Friday 20 July 2018

Matt Damon and me

John Meagher talks to the man who inspired box office smash 'Invictus'

John Meagher

John Meagher

Francois Pienaar does not look like someone who cries in the cinema. Standing 6'3", weighing 17 stone and displaying a body familiar with workouts, the former South African rugby hero cuts an imposing figure. But appearances can be deceptive.

"I knew the scene was coming, but when I saw it, it brought it all back to me and I wept," he says. "I couldn't stop." Pienaar is talking about Invictus, the Clint Eastwood film centred around his captaincy of the South Africa side that won an emotional, Nelson Mandela-inspired World Cup in 1995, and specifically the scene where Matt Damon, playing him, visits Mandela's prison cell at Robben Island.

"The film captures exactly what happened," he says. "A tour of the prison was arranged for the team in the run up to the World Cup and I was the last in. I remember thinking how small the cell was. I stretched my arms out, like Matt does in the film, and I could almost touch the walls on either side.

"And I thought about this extraordinary man, Madiba [as Mandela is respectfully known by many South Africans], and all the years he was incarcerated here and how forgiving he was when he was released. He did not hate. It was inspiring."

Invictus has brought to a worldwide audience a real-life sporting tale with a feel-good message. "It's true -- winning the World Cup on home turf helped bring together an entire country at that moment," Pienaar says.

"Previously, the rugby team had almost no connection with the black population or them with it. Rugby was seen as a white, Afrikaner game and black people would usually support whoever we were playing against. But thanks to Madiba's very public support for us, an entire country rallied to the cause."

Pienaar -- in Dublin to help Guinness market their rugby fan website, Area 22 -- is a huge figure back home, but Invictus has boosted awareness among those unfamiliar with rugby.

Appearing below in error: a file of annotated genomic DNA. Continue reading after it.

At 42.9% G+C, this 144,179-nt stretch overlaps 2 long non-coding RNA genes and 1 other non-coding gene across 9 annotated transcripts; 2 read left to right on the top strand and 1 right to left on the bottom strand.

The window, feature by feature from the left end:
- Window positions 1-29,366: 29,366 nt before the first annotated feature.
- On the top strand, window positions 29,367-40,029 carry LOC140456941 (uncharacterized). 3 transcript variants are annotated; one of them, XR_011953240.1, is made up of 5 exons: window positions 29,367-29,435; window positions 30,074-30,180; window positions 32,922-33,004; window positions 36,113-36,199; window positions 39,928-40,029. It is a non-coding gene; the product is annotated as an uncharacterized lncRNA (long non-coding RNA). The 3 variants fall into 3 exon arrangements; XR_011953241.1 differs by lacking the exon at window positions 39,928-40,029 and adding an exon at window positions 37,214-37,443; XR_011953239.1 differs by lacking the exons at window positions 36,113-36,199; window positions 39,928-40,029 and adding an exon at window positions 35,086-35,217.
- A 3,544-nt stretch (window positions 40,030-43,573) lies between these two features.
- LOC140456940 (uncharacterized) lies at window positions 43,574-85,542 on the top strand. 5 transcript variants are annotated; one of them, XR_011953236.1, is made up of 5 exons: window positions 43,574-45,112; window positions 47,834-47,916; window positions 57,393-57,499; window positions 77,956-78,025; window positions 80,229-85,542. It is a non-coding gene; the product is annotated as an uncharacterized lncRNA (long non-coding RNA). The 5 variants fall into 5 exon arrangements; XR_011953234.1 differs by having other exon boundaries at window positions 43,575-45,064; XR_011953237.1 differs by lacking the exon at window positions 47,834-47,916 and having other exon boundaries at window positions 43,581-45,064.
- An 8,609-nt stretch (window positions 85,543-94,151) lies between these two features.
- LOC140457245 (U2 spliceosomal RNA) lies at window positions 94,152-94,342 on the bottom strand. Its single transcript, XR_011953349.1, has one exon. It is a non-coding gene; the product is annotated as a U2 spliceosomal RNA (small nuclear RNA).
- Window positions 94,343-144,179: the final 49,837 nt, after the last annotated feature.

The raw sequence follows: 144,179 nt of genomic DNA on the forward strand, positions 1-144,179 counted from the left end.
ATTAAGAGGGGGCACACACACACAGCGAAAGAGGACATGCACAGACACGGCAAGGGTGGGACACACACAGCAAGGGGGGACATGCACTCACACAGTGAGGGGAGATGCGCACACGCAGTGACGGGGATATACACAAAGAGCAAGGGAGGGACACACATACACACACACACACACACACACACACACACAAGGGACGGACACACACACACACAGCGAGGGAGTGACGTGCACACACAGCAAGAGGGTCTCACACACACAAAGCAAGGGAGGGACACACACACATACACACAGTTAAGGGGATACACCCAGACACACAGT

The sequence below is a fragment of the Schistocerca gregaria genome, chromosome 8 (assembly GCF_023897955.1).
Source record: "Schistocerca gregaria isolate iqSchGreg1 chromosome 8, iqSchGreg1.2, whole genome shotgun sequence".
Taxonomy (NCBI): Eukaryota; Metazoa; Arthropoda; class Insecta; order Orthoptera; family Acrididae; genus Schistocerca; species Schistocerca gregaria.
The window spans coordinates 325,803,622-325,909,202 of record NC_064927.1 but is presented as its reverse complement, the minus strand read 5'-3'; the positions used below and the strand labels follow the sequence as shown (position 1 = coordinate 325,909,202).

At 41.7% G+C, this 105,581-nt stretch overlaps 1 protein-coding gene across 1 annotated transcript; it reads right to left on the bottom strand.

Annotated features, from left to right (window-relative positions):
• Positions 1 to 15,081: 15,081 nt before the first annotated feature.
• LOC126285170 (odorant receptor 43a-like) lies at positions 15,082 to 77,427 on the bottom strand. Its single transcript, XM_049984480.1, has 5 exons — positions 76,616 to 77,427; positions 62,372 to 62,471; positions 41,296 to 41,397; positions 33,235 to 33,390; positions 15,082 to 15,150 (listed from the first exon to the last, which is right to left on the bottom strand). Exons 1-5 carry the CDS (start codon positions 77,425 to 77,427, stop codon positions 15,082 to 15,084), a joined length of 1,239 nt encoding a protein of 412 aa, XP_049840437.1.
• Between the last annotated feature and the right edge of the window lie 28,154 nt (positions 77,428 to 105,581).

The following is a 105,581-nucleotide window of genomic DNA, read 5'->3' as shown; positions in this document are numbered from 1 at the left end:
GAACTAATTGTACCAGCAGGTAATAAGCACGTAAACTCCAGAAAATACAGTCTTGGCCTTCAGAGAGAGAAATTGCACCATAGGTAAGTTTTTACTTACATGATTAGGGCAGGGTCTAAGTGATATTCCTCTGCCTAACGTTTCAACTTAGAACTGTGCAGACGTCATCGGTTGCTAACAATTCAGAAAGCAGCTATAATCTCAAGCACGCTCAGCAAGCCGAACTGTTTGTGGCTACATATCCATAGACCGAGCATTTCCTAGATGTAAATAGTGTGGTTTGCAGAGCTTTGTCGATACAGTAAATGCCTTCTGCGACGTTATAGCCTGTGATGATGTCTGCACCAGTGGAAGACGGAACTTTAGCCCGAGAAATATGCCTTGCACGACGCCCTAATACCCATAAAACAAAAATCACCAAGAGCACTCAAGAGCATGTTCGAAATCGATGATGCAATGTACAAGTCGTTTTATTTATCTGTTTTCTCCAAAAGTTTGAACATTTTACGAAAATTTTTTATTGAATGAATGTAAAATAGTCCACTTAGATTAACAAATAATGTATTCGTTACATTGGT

"It is a strange feeling knowing that a lot of the people who have seen the film won't even know what I look like," says the 43-year-old.

Damon has been nominated for a best supporting Oscar for his portrayal. "I think Matt did a great job," Pienaar says. "He got the accent spot-on and, believe me, it is not easy to master a South African accent.

"I liked him very much -- he was a real gentleman and took the role very seriously. He wanted to get it right and you could see how much he worked at the detail."

Although he enjoyed the film, Pienaar finds certain aspects hard to swallow, particularly the implication that the South African side were considered no-hopers going into the tournament.

"I accept that they needed dramatic tension and had to bend the facts a little, but we were a bloody good side, and definitely in with a chance of winning the cup.

'The other thing they didn't get quite right were the dressing room scenes." He has a mischievous look in his eye. "Let's just say I used to be a lot more aggressive than Matt was but I suppose they had to be careful with the language they used."

The film is especially good at showing the burgeoning relationship between Pienaar and Mandela, played impeccably by Morgan Freeman. "I still see him every so often," he says. "We had tea together back in November." Mandela is godfather to one of Pienaar's sons.

Funny and full of anecdotes, Pienaar is a good conversationalist. But he does get somewhat irate when asked about ongoing problems in South Africa, not least its reputation for violence.

"It's not perfect, but then what country is? South Africa has come a long way in 20 years. Look at all the international tournaments we have hosted successfully -- and this summer when we get the football World Cup.

"Are there problems? Of course, there are. Are there tensions between the colours? Yes, sometimes, but the situation is so much better than it was and that is the image we would like the rest of the world to see. You have to remember that South Africa, post-apartheid, is still a very young country."

Since retiring, Pienaar has carved out a career in banking, but his real interest is the charity Make A Difference, which aspires to identify academically talented black children and fund their education in the best schools.

Pienaar retired from rugby 10 years ago, but he misses it badly, particularly when spending time with current professionals. All morning he has been doing the promotional rounds with one of Ireland's most gifted talents, Jamie Heaslip.

"Just being around Jamie makes me long to be back playing rugby," he says. "It is very hard to adjust to normal life once you quit. You miss that adrenaline rush so much. There's nothing quite like that feeling. Invictus brought back the emotion of that World Cup Final, but what I would give to experience it again. Words fail me."

Irish Independent

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